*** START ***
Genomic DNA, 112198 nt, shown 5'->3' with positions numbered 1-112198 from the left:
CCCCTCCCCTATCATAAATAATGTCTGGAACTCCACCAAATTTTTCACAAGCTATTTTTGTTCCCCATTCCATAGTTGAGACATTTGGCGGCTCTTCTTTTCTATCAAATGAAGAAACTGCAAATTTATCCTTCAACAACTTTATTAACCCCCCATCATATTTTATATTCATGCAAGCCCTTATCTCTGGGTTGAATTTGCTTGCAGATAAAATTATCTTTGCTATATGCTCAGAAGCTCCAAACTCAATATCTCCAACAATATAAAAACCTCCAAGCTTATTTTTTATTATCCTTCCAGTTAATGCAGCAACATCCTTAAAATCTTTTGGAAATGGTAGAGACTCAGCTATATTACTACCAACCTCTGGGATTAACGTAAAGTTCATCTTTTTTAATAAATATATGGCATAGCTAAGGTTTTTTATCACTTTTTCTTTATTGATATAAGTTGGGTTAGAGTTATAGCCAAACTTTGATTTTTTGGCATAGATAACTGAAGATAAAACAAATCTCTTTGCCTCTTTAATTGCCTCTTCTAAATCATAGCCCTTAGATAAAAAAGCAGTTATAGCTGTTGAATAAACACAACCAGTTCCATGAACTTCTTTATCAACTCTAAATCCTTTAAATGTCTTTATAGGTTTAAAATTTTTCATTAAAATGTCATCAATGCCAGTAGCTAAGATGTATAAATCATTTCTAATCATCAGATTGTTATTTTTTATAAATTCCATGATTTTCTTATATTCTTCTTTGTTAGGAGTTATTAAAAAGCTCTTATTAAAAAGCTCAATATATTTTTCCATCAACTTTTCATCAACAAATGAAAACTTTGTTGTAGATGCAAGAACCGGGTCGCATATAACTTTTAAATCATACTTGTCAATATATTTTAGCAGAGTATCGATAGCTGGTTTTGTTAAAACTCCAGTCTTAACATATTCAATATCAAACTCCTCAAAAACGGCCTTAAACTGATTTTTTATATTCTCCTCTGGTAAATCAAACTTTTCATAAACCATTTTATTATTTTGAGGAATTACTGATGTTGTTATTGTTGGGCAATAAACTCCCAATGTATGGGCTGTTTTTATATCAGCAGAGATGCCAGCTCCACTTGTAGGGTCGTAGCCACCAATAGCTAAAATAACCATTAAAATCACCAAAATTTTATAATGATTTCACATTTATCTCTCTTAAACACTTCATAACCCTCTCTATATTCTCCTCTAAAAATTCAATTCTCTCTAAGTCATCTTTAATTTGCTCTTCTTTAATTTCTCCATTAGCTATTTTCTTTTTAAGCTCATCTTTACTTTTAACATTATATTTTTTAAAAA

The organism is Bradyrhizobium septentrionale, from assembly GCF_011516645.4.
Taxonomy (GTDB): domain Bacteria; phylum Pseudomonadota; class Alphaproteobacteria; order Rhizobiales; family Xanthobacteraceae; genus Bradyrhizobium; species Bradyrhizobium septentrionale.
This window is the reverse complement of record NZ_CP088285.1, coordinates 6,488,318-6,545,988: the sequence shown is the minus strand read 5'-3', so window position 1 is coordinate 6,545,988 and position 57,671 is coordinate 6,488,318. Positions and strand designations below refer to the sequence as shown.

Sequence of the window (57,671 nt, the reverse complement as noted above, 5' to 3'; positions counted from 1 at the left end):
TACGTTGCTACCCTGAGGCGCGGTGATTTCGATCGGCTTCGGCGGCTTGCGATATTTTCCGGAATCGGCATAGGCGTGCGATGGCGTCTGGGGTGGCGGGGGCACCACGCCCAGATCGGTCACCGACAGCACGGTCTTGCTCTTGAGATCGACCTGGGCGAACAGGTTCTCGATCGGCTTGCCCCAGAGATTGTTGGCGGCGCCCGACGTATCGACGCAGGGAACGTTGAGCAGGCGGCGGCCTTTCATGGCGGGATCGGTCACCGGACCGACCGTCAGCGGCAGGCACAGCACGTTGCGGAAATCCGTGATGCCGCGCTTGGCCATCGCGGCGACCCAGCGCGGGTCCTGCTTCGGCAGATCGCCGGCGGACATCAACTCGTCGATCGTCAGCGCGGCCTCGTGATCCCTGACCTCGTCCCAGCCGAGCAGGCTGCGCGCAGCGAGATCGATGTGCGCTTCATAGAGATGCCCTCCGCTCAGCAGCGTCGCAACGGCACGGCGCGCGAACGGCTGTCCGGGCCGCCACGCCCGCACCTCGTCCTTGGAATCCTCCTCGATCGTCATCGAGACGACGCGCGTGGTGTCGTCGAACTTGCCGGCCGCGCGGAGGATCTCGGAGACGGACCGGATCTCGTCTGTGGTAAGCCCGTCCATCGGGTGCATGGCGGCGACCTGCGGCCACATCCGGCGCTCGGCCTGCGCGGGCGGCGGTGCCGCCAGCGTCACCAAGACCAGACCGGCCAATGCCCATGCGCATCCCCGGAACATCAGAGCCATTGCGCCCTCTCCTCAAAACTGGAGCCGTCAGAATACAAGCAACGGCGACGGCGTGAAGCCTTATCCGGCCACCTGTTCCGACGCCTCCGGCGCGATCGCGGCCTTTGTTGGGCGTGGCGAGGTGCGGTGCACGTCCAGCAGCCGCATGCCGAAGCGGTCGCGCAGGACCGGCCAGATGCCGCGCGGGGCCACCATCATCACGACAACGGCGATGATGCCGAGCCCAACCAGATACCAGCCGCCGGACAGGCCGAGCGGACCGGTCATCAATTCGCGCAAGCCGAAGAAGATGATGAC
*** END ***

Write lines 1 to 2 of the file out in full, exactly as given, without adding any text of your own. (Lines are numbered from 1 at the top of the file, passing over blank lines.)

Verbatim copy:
Genomic DNA, 112198 nt, shown 5'->3' with positions numbered 1-112198 from the left:
CCCCTCCCCTATCATAAATAATGTCTGGAACTCCACCAAATTTTTCACAAGCTATTTTTGTTCCCCATTCCATAGTTGAGACATTTGGCGGCTCTTCTTTTCTATCAAATGAAGAAACTGCAAATTTATCCTTCAACAACTTTATTAACCCCCCATCATATTTTATATTCATGCAAGCCCTTATCTCTGGGTTGAATTTGCTTGCAGATAAAATTATCTTTGCTATATGCTCAGAAGCTCCAAACTCAATATCTCCAACAATATAAAAACCTCCAAGCTTATTTTTTATTATCCTTCCAGTTAATGCAGCAACATCCTTAAAATCTTTTGGAAATGGTAGAGACTCAGCTATATTACTACCAACCTCTGGGATTAACGTAAAGTTCATCTTTTTTAATAAATATATGGCATAGCTAAGGTTTTTTATCACTTTTTCTTTATTGATATAAGTTGGGTTAGAGTTATAGCCAAACTTTGATTTTTTGGCATAGATAACTGAAGATAAAACAAATCTCTTTGCCTCTTTAATTGCCTCTTCTAAATCATAGCCCTTAGATAAAAAAGCAGTTATAGCTGTTGAATAAACACAACCAGTTCCATGAACTTCTTTATCAACTCTAAATCCTTTAAATGTCTTTATAGGTTTAAAATTTTTCATTAAAATGTCATCAATGCCAGTAGCTAAGATGTATAAATCATTTCTAATCATCAGATTGTTATTTTTTATAAATTCCATGATTTTCTTATATTCTTCTTTGTTAGGAGTTATTAAAAAGCTCTTATTAAAAAGCTCAATATATTTTTCCATCAACTTTTCATCAACAAATGAAAACTTTGTTGTAGATGCAAGAACCGGGTCGCATATAACTTTTAAATCATACTTGTCAATATATTTTAGCAGAGTATCGATAGCTGGTTTTGTTAAAACTCCAGTCTTAACATATTCAATATCAAACTCCTCAAAAACGGCCTTAAACTGATTTTTTATATTCTCCTCTGGTAAATCAAACTTTTCATAAACCATTTTATTATTTTGAGGAATTACTGATGTTGTTATTGTTGGGCAATAAACTCCCAATGTATGGGCTGTTTTTATATCAGCAGAGATGCCAGCTCCACTTGTAGGGTCGTAGCCACCAATAGCTAAAATAACCATTAAAATCACCAAAATTTTATAATGATTTCACATTTATCTCTCTTAAACACTTCATAACCCTCTCTATATTCTCCTCTAAAAATTCAATTCTCTCTAAGTCATCTTTAATTTGCTCTTCTTTAATTTCTCCATTAGCTATTTTCTTTTTAAGCTCATCTTTACTTTTAACATTATATTTTTTAAAAA